Requesting a security review

Security code reviews differ from peer code reviews, as they are usually on large blocks of code, and after the fact. Architectural reviews should occur prior to a merge to main. These reviews bring a second set of eyes, with dedicated focus to the problem.

Conducting a review

To request a review from the security team:

  1. Create a GitHub issue in the security repository, and add the securityreview label.

    • Provide a clear description, and links to the code, using Sourcegraph.
    • Provide as much detail as possible for the specifics of what has changed, and where we should focus.
    • Share usage scenarios, data flows, and any reference material
  2. Share the issue in the Security team slack channel, asking for a review. If you have a deadline, share it. By default, we target reviews for the upcoming iteration. Ideally two weeks notice is preferred.

  3. Someone from the security team will schedule and record a meeting with you, for an in-person code-tour.

    • During this code-tour, you will walk a Security team member through parts of the code, and answer questions they might have.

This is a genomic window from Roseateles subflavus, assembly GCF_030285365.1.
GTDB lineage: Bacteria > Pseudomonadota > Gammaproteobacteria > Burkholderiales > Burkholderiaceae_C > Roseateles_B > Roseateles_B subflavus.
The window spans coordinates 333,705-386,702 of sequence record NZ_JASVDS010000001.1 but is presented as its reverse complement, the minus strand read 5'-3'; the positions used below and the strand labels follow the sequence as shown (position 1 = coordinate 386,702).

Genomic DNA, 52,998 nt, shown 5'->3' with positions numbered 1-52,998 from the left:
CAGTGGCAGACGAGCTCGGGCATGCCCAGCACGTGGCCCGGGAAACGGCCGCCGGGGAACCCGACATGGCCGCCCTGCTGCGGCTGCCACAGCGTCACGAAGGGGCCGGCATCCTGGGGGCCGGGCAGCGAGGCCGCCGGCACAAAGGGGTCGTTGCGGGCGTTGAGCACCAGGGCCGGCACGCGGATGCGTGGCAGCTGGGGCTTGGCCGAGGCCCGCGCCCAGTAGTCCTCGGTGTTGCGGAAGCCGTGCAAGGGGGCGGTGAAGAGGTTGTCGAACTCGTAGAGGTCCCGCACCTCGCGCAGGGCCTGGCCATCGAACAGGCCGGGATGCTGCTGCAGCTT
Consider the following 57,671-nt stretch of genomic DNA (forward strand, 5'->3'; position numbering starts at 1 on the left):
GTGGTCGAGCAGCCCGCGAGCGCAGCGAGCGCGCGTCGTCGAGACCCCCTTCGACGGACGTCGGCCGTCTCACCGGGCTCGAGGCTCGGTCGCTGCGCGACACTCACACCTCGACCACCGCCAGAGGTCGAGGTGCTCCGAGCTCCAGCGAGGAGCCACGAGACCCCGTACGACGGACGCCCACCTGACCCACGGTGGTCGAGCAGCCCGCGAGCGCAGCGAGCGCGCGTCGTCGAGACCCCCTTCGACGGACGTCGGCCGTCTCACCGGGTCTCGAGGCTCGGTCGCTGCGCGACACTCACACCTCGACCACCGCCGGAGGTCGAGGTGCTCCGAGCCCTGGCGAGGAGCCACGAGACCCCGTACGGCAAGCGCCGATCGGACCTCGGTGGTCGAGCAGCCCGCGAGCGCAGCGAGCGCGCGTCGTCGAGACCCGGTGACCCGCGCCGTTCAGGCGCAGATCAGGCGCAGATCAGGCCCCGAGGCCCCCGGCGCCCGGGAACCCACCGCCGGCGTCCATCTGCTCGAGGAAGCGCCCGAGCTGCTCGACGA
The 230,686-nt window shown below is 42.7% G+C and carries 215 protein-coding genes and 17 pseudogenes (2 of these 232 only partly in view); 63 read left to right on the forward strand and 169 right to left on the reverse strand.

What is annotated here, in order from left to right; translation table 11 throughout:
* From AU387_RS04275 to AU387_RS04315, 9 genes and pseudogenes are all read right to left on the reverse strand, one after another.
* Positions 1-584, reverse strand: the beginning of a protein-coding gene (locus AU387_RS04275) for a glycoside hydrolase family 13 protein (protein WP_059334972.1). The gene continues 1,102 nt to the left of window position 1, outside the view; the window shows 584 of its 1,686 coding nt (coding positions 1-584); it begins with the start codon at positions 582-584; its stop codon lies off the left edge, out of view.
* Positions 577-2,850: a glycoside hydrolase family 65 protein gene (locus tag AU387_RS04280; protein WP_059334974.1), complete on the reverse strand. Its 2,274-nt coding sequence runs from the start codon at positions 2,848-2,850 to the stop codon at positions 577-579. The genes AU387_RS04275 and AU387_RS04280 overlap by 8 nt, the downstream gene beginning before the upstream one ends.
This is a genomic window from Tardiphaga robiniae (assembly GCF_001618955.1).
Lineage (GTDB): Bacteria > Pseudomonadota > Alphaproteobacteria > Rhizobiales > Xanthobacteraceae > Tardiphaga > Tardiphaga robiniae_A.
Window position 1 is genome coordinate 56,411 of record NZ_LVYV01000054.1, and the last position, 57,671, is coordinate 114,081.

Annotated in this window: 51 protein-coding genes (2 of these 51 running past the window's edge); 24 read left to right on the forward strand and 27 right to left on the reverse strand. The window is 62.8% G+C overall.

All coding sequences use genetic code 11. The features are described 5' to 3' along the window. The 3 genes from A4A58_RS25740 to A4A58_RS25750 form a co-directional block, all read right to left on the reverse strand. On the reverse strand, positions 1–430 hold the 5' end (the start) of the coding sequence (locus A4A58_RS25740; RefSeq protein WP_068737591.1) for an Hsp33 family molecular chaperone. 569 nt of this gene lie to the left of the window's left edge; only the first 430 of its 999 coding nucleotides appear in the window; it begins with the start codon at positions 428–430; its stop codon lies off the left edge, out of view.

• After the review, the meeting recording will be shared in Slack, in the security channel.

For the purposes of SOC compliance, the Security team member will document the days this review was conducted, and the total amount of time (in half-day measures) the review took.

What we look for

  1. We formally document the Threat Model used in the review.

    • We will document an Attack Tree, as part of another model.
  2. Security reviews begin with the OWASP guidelines and branch throughout the code base. We start by focusing on seven key areas:

    • Authentication
    • Authorization
    • Session management
    • Data validation
    • Error handling
    • Logging
    • Encryption
  3. We pay specific attention to data validation, conversions, inputs, and outputs.

Review outputs

The GitHub issue will contain the conversation around Security. We are responsible for sharing a link and comment to each block of code, so that they can be clearly discussed.